Dr. David Cornelison

Dr. David Cornelison has been working as an educator and scientist in Arizona and Missouri universities for the last 25 years.  Since 2010, he has been the head of the Department of Physics, Astronomy and Materials Science at Missouri State University.  His research interests lie at the intersection of experimental condensed-matter physics and astrophysics, while his educational efforts have focused on outreach to the K-12 school system.   Most of all, he believes in curiosity-driven learning in the sciences and all other fields.

Peter Batemon

When we advise students at the University, many times we key in on phrases, such as “pursue your passion” or “follow your dreams”.  However, in the realities of life with college expenses on the rise, is that advice the most important to give?  Or should the search for a way to be productive and successful be the primary motivation for students today?   The big question is, “Can you do both?”  Certainly, that is possible in many fields, but nowhere more likely than in the sciences and engineering.  This week we’ll talk about a new list from Forbes.com that shows the highest paying jobs for

www.britannica.com

We talk quite a bit on the show about the public’s view of science.  The odd mixture of respect and dismissal truly strikes home when seeing the impact of medical decisions on the ones we love.  In the current case of Charlie Gard, there is a clear disconnect between the view of expert medical scientists and those who are related to the child.  Yet, the completely understandable emotional response exhibited in this case also seems to pervade the discussion of less immediate ideas, such as climate change, evolution or energy production.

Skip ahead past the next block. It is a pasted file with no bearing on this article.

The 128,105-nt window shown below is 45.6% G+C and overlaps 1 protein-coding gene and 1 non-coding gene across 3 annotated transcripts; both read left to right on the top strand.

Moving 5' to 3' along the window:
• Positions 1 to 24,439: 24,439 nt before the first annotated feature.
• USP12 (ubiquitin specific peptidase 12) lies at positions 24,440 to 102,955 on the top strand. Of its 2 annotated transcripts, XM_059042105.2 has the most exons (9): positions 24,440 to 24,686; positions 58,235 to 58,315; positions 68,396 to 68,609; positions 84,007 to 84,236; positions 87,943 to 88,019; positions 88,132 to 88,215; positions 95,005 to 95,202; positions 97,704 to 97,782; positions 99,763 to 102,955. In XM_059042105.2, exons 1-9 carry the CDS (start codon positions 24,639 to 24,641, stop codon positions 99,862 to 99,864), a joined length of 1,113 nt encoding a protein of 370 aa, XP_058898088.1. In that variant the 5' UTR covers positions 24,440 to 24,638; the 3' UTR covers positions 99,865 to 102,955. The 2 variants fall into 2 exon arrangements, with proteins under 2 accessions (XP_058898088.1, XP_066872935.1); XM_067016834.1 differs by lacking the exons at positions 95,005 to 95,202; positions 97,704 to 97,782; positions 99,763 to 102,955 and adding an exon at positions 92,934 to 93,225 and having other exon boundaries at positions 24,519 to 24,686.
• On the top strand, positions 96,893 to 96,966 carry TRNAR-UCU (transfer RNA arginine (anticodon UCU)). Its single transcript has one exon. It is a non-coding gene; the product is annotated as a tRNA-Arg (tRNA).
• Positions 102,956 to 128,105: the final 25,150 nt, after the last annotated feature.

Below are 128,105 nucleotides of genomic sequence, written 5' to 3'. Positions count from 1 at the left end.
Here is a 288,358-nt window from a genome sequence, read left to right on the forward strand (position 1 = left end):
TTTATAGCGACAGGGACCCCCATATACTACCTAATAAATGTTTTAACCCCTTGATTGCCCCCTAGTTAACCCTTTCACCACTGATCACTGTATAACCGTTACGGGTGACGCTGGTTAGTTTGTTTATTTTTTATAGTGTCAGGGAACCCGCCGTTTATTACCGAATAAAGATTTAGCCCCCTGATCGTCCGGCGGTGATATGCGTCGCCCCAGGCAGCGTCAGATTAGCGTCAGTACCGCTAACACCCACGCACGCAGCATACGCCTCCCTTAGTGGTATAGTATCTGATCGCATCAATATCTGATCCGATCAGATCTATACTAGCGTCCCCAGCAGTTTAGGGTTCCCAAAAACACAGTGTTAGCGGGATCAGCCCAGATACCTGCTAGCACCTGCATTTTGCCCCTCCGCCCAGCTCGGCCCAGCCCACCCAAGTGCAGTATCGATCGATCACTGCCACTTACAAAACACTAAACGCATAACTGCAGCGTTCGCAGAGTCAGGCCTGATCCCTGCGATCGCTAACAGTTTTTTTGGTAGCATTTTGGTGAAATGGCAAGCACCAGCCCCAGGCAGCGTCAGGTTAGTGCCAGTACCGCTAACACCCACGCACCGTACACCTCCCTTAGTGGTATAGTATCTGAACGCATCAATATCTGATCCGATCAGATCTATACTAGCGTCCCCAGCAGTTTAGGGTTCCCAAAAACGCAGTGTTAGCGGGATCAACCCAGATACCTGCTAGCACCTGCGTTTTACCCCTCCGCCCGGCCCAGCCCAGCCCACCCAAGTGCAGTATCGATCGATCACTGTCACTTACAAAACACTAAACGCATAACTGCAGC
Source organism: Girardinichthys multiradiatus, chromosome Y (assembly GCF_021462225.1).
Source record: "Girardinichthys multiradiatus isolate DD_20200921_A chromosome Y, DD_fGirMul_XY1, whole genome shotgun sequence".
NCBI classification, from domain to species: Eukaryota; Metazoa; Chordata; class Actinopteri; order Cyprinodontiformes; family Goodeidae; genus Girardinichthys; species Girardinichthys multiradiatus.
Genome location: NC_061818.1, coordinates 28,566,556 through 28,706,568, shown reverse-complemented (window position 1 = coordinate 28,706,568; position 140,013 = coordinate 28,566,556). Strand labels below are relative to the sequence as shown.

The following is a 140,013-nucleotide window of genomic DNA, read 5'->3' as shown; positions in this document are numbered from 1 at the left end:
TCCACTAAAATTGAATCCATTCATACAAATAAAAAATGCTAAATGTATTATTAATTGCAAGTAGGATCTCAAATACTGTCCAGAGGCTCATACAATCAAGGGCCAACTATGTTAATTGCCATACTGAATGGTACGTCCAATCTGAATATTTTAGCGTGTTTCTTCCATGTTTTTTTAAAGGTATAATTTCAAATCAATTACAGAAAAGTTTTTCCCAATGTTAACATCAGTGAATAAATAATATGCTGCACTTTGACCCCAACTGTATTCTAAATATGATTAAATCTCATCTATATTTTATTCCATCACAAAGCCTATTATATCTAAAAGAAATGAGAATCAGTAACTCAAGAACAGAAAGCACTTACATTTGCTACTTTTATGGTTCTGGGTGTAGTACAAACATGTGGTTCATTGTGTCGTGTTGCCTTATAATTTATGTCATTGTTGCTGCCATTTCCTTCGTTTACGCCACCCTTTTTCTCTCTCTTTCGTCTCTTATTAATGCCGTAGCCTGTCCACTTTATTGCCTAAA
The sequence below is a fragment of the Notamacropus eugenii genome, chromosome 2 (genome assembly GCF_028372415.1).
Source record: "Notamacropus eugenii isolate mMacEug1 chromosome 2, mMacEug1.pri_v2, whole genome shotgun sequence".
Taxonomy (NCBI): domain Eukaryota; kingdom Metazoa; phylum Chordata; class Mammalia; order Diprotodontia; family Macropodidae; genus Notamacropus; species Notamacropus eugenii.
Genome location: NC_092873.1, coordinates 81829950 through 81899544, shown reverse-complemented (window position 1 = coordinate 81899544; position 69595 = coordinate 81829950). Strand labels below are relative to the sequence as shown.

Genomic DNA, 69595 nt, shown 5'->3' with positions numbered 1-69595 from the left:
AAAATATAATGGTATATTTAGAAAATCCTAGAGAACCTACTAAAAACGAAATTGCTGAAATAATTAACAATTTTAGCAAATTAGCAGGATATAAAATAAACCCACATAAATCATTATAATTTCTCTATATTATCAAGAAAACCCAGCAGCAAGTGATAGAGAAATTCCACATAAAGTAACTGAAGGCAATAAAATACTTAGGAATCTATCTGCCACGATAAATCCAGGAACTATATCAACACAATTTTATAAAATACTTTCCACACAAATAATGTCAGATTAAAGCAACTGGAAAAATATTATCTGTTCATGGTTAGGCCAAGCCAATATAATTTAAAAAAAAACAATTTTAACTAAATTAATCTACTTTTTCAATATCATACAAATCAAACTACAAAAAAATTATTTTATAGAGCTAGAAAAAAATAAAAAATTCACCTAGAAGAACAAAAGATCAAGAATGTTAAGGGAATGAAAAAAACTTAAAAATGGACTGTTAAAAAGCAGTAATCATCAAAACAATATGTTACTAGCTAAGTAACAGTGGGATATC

When people hear about the newest breakthroughs in physics, their imaginations can sometimes get the best of them.  So it goes when you talk about the strange world of quantum behavior.  Over the last decade and a half, experimental work has developed a theoretical idea which sprang from the fertile mind of Albert Einstein; that of quantum teleportation.  Even though Einstein didn’t use that term and, in fact, wasn’t even a supporter of the theoretical postulate, the public loves the idea and sometimes leaps to the conclusion that soon we will be able to move matter from one place to anoth

nasa.gov

As you may know, the path of the next solar eclipse is passing over our state, and we at Missouri State University are planning a celebration. 

This week, Rebecca "Becky" A.  Baker stops by to talk with us about the events planned for the day, and some other outreach she has recently done.  We also discuss why an event like an eclipse resonates with people in ways that many scientific topics do not. 

As we get closer to the date of August 21st, we will be revisiting the subject to get the best turnout we can have, all in the name of science.

Missouri State University

Dr. Paul Durham, a Distinguished Professor of Biology at MSU, has been studying headaches for many years.  Becoming interested while still a postdoc, he brought that passion with him to MSU and has sought to better understand both the mechanisms and treatments that might mitigate their effects, especially for migraines.  He stops by Stemspots today to chat about his background and the work currently being done in his lab to find novel ways to alleviate pain.

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